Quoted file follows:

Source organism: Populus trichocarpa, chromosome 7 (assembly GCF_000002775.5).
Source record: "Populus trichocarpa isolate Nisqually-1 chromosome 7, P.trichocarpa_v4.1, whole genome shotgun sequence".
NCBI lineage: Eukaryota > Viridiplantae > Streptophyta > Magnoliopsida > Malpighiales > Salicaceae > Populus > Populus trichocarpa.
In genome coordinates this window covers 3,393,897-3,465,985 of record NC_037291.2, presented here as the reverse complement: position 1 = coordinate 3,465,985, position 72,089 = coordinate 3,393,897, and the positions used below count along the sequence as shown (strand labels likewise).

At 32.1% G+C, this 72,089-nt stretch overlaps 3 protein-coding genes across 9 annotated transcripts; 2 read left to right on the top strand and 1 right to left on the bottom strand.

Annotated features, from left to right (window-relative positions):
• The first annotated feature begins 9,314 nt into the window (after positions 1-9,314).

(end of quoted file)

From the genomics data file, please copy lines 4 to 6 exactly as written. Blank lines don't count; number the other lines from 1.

In genome coordinates this window covers 3,393,897-3,465,985 of record NC_037291.2, presented here as the reverse complement: position 1 = coordinate 3,465,985, position 72,089 = coordinate 3,393,897, and the positions used below count along the sequence as shown (strand labels likewise).

At 32.1% G+C, this 72,089-nt stretch overlaps 3 protein-coding genes across 9 annotated transcripts; 2 read left to right on the top strand and 1 right to left on the bottom strand.

Annotated features, from left to right (window-relative positions):